This is a mega-growth story. For the TTM ending in June, the Canadian and UK branches contributed $29 million of EBITDA. The company will essentially double its number of branches by the end of 2014. Operating margin maturity takes 4-6 years on average, so in three years, the market should be discounting that maturity.

Cash Store's TTM net income was about $18 million, or about $1 per share, giving them a P/E of 9, with an expected growth rate of over 25% annually. Its' EV-to-EBITDA ratio is 4.14, below Advance America's (AEA) of 4.74. It is a screamingly undervalued play at these levels.

Even more enticing, it pays a 5.3% yield. When you examine some other blue chip stocks, they are not growing anywhere near as quickly and have smaller yields. AT&T (T) is a no-growth story paying 5%. Microsoft (MSFT) is growing at 11% and pays a 3% dividend. Wal-Mart (WMT) pays 2.6% while only growing at 9.4%. Walt Disney (DIS) has 14% growth while only yielding 1.2%. Previously mentioned Advance America is a slow grower and yielding only 2.8%. Cash Store outgrows and out-dividends all of these, and more.

DGSE Companies (DGSE) is a fascinating gold play I've written about twice before. The company should report Q3 earnings any day now, and I'm expecting some very encouraging numbers after digesting the Southern Bullion Trading acquisition. The company will shortly become a major player in the retail gold trading space, where margins are consistent, and volume is high thanks to record gold prices. Total DGSE 2011 earnings are thus $5.74 million, or 57 cents per share. At a stock price of $8.20, DGSE thus trades at 14 times 2011 earnings. One sector I would use to make comparisons are the gold miners. The Market Vectors Gold Miners ETF (GDX) trades at a P/E of 15, Newmont Mining (NEM) is at 13.9x, Barrick Gold (ABX) is at 13.2x, Kinross Gold (KGC) trades at 18x, Goldcorp (GG) is at 21x, and El Dorado Gold (EGO) trades at 31x. The average of these six securities is a 19 P/E, suggesting DGSE is 27% undervalued.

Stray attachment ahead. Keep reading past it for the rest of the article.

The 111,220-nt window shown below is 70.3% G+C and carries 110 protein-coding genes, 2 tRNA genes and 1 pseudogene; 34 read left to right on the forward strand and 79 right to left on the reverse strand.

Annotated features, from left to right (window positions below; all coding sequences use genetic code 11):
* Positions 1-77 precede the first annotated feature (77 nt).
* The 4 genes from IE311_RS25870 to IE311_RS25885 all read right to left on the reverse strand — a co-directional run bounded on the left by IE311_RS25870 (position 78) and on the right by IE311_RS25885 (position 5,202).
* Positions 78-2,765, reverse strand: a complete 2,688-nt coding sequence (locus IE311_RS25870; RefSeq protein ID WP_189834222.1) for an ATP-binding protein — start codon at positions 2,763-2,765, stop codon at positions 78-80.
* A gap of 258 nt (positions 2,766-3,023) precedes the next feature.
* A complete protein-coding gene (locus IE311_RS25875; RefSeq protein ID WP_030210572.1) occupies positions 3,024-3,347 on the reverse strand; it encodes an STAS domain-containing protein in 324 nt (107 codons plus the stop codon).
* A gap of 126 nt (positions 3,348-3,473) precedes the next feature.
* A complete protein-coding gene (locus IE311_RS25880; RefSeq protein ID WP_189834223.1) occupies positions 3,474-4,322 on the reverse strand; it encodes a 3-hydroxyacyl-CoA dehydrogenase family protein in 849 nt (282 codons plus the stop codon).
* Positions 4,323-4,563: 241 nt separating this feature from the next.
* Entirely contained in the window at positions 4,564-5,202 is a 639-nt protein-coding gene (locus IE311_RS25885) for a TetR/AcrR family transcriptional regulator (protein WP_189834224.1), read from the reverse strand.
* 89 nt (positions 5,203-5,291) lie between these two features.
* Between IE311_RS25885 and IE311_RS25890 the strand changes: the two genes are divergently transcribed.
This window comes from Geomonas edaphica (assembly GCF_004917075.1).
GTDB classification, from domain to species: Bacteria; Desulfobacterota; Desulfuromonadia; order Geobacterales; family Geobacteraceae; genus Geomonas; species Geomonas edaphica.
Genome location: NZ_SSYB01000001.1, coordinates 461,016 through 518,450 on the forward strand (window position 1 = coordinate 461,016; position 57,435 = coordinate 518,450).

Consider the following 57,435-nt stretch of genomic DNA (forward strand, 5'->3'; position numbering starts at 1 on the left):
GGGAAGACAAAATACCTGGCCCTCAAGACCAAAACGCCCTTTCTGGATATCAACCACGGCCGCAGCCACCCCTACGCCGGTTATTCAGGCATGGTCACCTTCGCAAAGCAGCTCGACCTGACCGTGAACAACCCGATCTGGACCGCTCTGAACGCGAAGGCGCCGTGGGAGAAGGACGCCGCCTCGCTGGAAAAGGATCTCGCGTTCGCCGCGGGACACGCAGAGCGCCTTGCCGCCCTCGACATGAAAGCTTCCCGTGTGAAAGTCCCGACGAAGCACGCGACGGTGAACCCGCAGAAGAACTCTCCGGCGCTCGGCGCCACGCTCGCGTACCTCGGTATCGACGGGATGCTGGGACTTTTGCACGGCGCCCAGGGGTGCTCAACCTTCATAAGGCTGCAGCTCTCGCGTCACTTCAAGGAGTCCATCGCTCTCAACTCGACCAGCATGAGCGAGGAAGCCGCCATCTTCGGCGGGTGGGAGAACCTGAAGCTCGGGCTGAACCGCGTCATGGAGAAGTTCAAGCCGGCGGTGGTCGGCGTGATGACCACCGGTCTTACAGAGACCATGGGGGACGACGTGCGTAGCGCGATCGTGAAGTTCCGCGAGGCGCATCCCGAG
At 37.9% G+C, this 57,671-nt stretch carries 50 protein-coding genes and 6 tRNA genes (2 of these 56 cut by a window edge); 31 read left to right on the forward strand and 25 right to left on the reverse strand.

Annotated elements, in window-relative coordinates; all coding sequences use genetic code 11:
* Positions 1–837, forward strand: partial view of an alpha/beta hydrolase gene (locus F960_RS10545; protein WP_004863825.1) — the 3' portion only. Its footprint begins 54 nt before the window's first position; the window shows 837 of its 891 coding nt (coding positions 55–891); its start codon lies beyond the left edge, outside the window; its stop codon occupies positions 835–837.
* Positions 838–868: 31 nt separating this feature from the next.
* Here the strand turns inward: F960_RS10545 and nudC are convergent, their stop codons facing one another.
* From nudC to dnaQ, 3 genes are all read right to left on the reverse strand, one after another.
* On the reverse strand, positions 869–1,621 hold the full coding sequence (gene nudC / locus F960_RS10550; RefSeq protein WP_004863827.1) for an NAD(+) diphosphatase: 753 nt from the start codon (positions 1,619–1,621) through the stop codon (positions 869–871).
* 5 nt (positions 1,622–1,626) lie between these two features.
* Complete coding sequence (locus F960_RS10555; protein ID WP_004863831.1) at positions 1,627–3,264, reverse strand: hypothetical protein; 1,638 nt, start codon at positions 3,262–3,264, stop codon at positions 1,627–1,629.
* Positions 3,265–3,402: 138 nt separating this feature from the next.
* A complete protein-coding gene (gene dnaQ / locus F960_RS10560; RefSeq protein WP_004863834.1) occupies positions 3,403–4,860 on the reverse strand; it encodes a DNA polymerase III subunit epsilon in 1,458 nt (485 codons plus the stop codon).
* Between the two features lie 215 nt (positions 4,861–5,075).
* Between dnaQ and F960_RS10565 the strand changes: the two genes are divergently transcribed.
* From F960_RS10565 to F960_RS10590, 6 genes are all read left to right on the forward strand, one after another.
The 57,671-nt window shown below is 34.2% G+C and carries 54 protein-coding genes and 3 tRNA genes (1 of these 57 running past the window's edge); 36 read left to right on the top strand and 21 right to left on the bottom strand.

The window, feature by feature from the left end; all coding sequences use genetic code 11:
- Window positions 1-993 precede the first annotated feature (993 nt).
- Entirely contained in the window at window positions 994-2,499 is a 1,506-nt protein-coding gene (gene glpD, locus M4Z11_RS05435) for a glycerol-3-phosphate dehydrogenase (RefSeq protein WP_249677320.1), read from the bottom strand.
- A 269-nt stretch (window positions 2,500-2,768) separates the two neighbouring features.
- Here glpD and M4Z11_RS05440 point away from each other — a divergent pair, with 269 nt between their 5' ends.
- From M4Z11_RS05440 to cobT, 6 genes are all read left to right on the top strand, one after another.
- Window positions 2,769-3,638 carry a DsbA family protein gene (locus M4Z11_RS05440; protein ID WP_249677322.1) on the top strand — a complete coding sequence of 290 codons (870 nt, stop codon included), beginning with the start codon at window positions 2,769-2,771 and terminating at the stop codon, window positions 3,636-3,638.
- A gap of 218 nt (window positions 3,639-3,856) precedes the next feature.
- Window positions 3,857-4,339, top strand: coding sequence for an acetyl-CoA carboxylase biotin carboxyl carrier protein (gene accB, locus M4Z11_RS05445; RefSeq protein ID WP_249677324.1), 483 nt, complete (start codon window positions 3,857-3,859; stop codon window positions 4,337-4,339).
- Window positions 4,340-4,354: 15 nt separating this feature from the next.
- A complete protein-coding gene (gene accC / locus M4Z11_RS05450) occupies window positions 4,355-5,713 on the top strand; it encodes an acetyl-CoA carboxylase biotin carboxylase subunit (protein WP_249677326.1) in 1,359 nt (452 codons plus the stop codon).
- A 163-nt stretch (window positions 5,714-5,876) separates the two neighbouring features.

I stick by my 30% annualized growth rate projections, giving the stock $1.25 per share in earnings in 2014. At a 30x P/E, that gives a $37 three-year price target, or more than a triple from here.

My last choice will surprise you. How on earth could I support the idea that venerable retailer J.C. Penney (JCP) will triple in price over the next three years? There are several reasons. For starters, hedge fund manager Bill Ackman has taken a gigantic position in the company and a seat on the board. He not only sees that Penney is undervalued compared to its peers, but it has hidden value in its real estate assets. The real tale, however, is told by hiring Ron Johnson as the new CEO. Mr. Johnson is the visionary behind the Apple (AAPL) retail store concept and he walked away from $73 million in Apple stock to take $50 million in Penney stock. I believe Mr. Johnson's plan is to completely reinvent the retail shopping experience at J.C. Penney -- and I mean completely reinvent. That is, I can't even conceive of what he's planning, but I think it will be revolutionary. This is going to turbo charge the stock, because when a retailing stock gets hot, it gets white hot. All the big clothing retailers, like Christopher and Banks (CBK), Jos. A Bank Clothiers (JOSB), and Abercrombie and Fitch (ANF) have all experienced multi-bagger behavior. Penney will be next.

Source: These 3 Stocks Will Be 3-Baggers In 3 Years